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[] WT 28.04.03: War By Remote Control,

Washington Times
April 28, 2003
Pg. 17

War By Remote Control

By Arnaud de Borchgrave

JDAMs are now the key to victory in any war fought by the United States. 
Dirt cheap by Pentagon standards at $18,000 each, these Joint Direct Attack 
Munitions carry a tail kit that turns dumb bombs into smart ones. They have 
revolutionized warfare more than any other weapons system. They can be 
launched from almost any warplane up to 15 miles from the target in any 
weather and strike within 10 feet of the intended target. But Operation 
Iraqi Freedom almost exhausted the Pentagon's inventory of JDAMs, and 
Boeing's Integrated Defense Systems in St. Louis has just received a rush 
order for 30,000.

Boeing's fully automated plant in St. Charles, Mo., works round the clock 
and requires only 20 specialists to operate. Its current rate of production 
of 3,000 JDAMs a month is being stepped up with new facilities. The 
Pentagon is not ready to take on the other two members of the "axis of 
evil" Iran and North Korea or "almost as evil" Syria until the JDAM 
stockpile has been replenished. A standby capability of 40,000 JDAMs is the 
new target.

Over Iraq, Air Force F-15E fighters launched five 2,000-pound JDAMs on five 
separate targets.

Wars by remote control draw ever closer to reality. JASSM, or 
air-to-surface standoff missiles, carried by a wide variety of warplanes, 
including all bombers and most fighter-bombers, can be launched 200 miles 
from the target.

LOCAAS for low-cost autonomous attack system is a lightweight, 3-foot 
cruise missile powered by a 30-pound turbojet engine that has a range of 
100 miles, and is designed to hit moving targets as well as bunkers. It 
also performs tight turns while pursuing a mobile target.

The latest Tomahawk cruise missile can be reprogrammed in flight to strike 
any of 15 preprogrammed alternate targets, or be totally redirected to any 
GPS targeting coordinates. It can even loiter over a target for several hours.

Remote control warfare will come of age with Boeing's X-45A, an Unmanned 
Combat Aerial Vehicle (UCAV) that operates up to 45,000 feet, twice as high 
as the Predator, and carry any ordnance in the Air Force arsenal, including 
2,000-pound satellite-guided smart bombs. The Predator carries a single 
Hellfire missile. The X-45A will have to same payload as an F/A-18.

In World War II, it took literally thousands of sorties to destroy a single 
target in Germany. Now, it's no more than two.

JDAM was first used in the 78-day bombing campaign against Serbia and 
Kosovo in 1999. Of the 12,000 bombs dropped on Afghanistan in 2001, 7,200, 
or 60 percent, were precision-guided (4,600 of them JDAMs).

In the Iraqi campaign, precision-guided munitions hit some 18,000 targets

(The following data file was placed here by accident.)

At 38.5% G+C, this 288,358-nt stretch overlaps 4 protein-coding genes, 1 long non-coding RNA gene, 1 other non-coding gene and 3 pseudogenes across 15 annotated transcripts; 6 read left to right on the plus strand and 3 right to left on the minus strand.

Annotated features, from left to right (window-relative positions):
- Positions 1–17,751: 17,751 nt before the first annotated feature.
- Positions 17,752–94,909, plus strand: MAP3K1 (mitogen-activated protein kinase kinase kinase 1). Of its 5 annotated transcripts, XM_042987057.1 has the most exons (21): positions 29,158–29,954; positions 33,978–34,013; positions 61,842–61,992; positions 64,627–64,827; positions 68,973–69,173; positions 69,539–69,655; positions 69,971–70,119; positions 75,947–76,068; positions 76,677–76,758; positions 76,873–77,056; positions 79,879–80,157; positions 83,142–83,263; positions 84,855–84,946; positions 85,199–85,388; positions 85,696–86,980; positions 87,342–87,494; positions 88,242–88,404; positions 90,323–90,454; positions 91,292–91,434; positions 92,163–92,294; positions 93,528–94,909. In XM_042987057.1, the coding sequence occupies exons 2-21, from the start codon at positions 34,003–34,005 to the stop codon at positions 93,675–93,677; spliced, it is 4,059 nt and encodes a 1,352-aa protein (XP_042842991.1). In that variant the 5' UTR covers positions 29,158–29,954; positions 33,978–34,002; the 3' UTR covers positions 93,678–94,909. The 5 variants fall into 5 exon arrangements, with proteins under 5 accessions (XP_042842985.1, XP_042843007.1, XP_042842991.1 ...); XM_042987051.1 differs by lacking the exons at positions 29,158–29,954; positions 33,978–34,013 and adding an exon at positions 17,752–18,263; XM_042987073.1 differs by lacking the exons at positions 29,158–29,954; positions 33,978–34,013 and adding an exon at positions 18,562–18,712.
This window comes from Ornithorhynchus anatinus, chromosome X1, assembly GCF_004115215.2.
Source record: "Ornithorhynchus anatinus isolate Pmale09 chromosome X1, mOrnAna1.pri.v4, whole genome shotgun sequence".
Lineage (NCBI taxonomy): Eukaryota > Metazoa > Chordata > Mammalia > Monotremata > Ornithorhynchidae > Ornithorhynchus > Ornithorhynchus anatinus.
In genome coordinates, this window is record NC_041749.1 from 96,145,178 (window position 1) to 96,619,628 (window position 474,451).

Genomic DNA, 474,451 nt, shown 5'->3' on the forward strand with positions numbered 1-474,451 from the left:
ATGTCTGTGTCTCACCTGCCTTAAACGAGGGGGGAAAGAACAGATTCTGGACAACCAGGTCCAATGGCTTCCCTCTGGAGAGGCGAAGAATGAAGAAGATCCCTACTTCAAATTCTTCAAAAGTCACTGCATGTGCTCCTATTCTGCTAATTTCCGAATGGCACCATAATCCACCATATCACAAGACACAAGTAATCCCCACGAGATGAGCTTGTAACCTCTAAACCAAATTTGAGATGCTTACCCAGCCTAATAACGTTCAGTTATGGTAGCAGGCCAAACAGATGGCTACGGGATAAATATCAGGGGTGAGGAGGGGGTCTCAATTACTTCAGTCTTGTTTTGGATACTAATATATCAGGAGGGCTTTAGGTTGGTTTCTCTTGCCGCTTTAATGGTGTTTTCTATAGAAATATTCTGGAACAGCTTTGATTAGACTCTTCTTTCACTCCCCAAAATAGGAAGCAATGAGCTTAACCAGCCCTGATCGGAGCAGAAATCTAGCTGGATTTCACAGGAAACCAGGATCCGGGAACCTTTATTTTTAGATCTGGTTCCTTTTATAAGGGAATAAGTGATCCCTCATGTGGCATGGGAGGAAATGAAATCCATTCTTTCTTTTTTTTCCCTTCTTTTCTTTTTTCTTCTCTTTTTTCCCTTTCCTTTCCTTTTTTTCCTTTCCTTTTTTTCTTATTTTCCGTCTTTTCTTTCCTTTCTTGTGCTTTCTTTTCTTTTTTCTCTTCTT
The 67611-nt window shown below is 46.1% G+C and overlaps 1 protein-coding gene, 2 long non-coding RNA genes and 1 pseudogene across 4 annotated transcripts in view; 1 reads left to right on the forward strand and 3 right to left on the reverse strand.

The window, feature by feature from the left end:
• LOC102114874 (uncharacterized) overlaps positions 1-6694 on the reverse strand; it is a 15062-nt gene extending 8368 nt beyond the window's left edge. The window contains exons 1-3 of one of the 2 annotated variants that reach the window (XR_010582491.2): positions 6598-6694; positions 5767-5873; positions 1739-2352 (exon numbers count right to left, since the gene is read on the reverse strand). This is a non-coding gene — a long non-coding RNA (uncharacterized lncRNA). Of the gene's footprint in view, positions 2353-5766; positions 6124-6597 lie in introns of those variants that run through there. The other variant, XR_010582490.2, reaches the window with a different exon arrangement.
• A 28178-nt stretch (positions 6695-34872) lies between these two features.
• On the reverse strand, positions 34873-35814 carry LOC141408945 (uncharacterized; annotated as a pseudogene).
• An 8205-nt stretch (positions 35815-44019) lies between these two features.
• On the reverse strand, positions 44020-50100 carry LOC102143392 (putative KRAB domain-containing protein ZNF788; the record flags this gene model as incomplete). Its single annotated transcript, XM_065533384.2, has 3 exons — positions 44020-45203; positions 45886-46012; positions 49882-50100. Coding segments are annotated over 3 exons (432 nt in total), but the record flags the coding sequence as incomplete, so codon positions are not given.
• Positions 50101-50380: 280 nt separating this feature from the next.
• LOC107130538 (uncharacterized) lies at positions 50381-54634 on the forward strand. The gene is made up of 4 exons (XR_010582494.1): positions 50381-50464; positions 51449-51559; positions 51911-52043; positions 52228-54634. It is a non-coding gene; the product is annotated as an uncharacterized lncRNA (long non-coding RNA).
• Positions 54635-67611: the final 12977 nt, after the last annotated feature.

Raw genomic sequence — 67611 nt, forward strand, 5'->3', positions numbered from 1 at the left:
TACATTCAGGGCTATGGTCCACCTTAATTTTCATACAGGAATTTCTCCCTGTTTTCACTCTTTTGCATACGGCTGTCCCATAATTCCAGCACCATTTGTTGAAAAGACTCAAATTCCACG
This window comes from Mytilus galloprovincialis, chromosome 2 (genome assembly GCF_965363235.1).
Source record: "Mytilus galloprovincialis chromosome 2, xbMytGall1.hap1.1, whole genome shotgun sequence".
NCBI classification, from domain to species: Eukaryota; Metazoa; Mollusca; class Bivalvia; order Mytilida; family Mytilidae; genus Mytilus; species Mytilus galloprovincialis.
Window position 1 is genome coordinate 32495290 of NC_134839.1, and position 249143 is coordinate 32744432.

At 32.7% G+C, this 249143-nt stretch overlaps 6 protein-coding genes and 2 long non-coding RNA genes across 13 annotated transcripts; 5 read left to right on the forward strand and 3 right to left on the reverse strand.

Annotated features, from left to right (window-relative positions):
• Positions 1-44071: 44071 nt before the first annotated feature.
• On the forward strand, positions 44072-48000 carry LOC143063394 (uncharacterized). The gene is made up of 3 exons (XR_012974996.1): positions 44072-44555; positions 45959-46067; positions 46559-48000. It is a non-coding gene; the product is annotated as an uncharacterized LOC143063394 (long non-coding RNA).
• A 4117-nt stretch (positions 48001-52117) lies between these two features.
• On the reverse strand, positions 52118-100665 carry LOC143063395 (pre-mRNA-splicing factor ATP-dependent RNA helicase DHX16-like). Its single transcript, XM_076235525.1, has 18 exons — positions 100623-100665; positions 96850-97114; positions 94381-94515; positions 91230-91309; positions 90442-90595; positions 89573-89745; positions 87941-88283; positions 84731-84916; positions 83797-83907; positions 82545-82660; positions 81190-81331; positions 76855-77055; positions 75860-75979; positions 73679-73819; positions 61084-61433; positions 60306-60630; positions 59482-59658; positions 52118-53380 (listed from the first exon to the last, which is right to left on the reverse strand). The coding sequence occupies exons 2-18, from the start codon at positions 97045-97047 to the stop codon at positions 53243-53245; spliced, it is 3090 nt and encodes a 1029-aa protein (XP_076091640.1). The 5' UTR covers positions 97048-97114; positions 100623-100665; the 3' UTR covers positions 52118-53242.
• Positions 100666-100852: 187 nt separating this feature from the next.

before the Marines rolled into Baghdad.

JDAMs probably convinced the Syrian regime to comply with U.S. demands that 
it cease sheltering ranking Iraqi officials and facilitating the transit of 
hundreds of Arab volunteers for suicide missions against the U.S. military 
in Iraq.

By October, when JDAMs will be plentiful again, Syria can expect renewed 
U.S. pressure against the terrorist groups it protects in Lebanon, a de 
facto Syrian protectorate.

Iran, meanwhile, is flooding southern Iraq with religious agitators, 
already fanning the flames of anti-Americanism. Iran's religious leaders 
have many scores to settle with Iraq, the country that went to war against 
Iran in 1980, a war that lasted eight years and caused almost 1 million killed.

The Tehran-backed Supreme Council for the Islamic Revolution in Iraq has 
been quick to capitalize on the power vacuum in the south around Basra. 
Hundreds of professional "organizers" have crossed the now unpatrolled 
border from Iran to Iraq. They are busy proselytizing on behalf of 
Ayatollah Mohammed Bakr Al-Hakim, the Council's Iran-based leader who will 
be moving his headquarters to Basra shortly.

Keeping Iraq together as a unitary state is a formidable challenge. Covert 
assistance from Syria and Iran to the spoilers is a virtual certainty. 
Another Lebanon, torn asunder by violence and religious extremism, is an 
all too plausible scenario.

Neither Syria nor Iran are going to change into peace-loving democracies 
because of any example Iraq might set under U.S. guidance. Hezbollah, the 
Lebanon-based, Iran-backed and Syria-protected terrorist group, has already 
declared that U.S. "occupation forces in Iraq" are fair game.

James Woolsey, a former CIA director (1993-95) and a candidate for shadow 
information minister in an interim Iraqi administration, keeps reminding us 
that we have been in World War IV ever since the end of the Cold War (which 
was World War III). That JDAMs will be back in action later this year is an 
even-odds bet.

Arnaud de Borchgrave is editor at large of The Washington Times and of 
United Press International.

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